How much money can I save with pay per mile car insurance?

According to data gathered for Insurance.com by Quadrant Information Services, a low-mileage discount cuts the rates on a full-coverage policy by an average of $35 in most states where it is available. The savings are greater in California because of that state's laws. Low-mileage plans, on the other hand, can potentially save you much more than that.

Metromile claims that the average customer driving 6,000 miles per year can realize savings of $741 annually over a traditional policy. Mile Auto says some customers can save as much as 40% off of standard auto insurance rates.

Be warned, however, that even the per-mile rates can change when your policy renews, based on factors that are tied to the broader insurance market and that are beyond your control.

At what mileage is pay per mile insurance worth it?

Mile Auto advertises that its policies may be good for qualified drivers who log fewer than 10,000 miles per year. Nationwide SmartMiles says the drivers who typically benefit are those who log fewer than 8,000 miles per year. Nationwide SmartMiles also offers up to a 10% discount for safe driving after the first renewal.

A ValuePenguin analysis found that the typical driver who chose Metromile was between 21 and 40 years old, lived in areas with access to public transit, and drove an average of 500 miles per month, or 6,000 miles per year.

Take note, too, that the occasional long trip may not ding your bill too badly. That’s because some companies often stop counting for the day after a certain number of miles — 250 miles a day (except for New Jersey, where it’s 150 miles a day) at Metromile and Nationwide SmartMiles, for example.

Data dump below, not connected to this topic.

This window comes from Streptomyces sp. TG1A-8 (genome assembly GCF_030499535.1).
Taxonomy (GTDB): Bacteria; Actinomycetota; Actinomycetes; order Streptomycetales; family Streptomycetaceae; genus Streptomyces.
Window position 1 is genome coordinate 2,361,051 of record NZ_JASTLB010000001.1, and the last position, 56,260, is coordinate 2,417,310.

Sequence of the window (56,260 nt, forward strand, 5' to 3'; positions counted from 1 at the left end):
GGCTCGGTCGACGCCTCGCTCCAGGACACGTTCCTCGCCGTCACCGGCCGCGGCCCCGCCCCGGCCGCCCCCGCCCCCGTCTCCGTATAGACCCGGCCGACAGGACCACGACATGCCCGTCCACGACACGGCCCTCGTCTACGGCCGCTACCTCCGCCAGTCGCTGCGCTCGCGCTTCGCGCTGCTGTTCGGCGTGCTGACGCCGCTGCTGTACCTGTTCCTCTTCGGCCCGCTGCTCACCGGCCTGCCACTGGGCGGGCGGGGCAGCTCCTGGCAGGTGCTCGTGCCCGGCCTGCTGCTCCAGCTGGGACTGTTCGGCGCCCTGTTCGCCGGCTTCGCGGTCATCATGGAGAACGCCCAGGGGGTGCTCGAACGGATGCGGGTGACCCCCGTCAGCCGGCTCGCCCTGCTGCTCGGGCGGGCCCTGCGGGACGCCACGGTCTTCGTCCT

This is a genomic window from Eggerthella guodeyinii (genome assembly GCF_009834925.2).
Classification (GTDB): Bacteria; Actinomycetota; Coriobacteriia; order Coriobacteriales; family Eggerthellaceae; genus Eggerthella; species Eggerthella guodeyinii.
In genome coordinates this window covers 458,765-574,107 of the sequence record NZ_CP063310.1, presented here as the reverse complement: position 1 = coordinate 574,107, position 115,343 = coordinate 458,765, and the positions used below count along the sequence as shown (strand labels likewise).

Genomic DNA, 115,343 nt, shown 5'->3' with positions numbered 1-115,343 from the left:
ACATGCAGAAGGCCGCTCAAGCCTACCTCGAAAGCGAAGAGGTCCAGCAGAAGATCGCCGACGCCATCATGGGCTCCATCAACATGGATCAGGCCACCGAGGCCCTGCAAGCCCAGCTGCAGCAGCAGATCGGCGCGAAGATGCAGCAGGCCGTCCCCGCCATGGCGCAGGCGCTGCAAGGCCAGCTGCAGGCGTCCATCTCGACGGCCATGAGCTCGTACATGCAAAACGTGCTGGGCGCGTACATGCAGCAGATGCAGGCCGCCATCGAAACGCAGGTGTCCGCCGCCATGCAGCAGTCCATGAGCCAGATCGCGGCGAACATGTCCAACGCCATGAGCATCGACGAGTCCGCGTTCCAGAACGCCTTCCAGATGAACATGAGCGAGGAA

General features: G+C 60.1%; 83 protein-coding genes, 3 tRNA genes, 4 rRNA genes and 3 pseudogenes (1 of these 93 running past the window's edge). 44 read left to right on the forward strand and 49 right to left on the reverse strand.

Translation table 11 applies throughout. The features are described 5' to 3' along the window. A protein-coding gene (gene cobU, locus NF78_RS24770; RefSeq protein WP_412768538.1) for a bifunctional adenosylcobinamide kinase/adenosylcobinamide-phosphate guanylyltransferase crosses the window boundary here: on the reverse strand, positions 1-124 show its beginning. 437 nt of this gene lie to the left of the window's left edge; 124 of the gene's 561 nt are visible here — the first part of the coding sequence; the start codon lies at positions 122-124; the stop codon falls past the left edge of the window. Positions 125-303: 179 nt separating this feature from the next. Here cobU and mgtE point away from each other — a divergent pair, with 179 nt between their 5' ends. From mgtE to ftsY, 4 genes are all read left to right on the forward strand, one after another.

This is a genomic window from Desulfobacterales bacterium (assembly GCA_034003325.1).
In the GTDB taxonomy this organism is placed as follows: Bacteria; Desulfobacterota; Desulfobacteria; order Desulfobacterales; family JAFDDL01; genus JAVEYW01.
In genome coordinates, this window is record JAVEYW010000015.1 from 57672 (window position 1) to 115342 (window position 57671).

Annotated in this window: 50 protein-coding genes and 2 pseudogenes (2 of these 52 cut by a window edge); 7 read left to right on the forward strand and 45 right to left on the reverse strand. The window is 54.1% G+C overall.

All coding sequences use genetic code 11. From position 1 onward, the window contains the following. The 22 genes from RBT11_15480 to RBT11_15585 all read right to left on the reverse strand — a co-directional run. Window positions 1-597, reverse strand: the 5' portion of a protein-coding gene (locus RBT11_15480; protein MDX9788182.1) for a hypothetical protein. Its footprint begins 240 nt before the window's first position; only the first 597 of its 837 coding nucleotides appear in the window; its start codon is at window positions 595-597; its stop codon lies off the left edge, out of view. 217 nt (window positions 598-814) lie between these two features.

Can anyone sign up for per mile insurance?

Anyone can apply for pay per mile auto insurance if it is available in your area. Each company will use its own rating factors to determine whether you qualify for this low-cost option.

Companies that offer pay per mile car insurance

As of this writing, we found four insurance companies that are offering strictly pay per mile car insurance. The states in which each currently operates is listed below. However, check with the company you are interested in online as they all say they are working to expand their availability to additional states.

Metromile: Available in eight states: Arizona, California, Illinois, New Jersey, Oregon, Pennsylvania, Virginia, and Washington. The company is also selling its technology to other insurance companies, so check with your own insurer for a Pay Per Mile option.

Mile Auto: Available in Oregon, Illinois and Georgia.

Nationwide SmartMiles: SmartMiles is now offered in Washington, D.C., and 21 states: Arizona, Colorado, Connecticut, Iowa, Idaho, Illinois, Indiana, Maryland, Maine, New Hampshire, New Mexico, Nevada, Ohio, Oregon, Pennsylvania, Texas, Utah, Virginia, Vermont, Washington, and Wyoming.

Allstate Milewise: Available in 13 states: Arizona, Delaware, Idaho, Illinois, Indiana, Maryland, New Jersey, Ohio, Oregon, Texas, Virginia, Washington, and West Virginia.

Does pay per mile insurance offer additional, bonus coverage?

Depending on the company, additional benefits may be included or offered as an optional add-on to auto insurance based on mileage. Metromile, for example, automatically includes $1,000 of pet injury protection with its collision and comprehensive policies in all its states except Illinois and Virginia, and roadside assistance can be added.

Do I need to buy new technology to use pay per mile insurance?

You will not need to buy any special technology to use mileage based car insurance. Companies that use a dashboard device will provide you with the device, which plugs into your car’s onboard diagnostics port (OBD-II). These ports became standard in automobiles in 1996, so unless your car is more than 24 years old, it should have an OBD-II port. Some of these devices can be paired with a smartphone, if you choose, to monitor things like your driving behavior or your check-engine lights.

If you use Mile Auto, the company has you use your smart phone to take a photo of your odometer each month.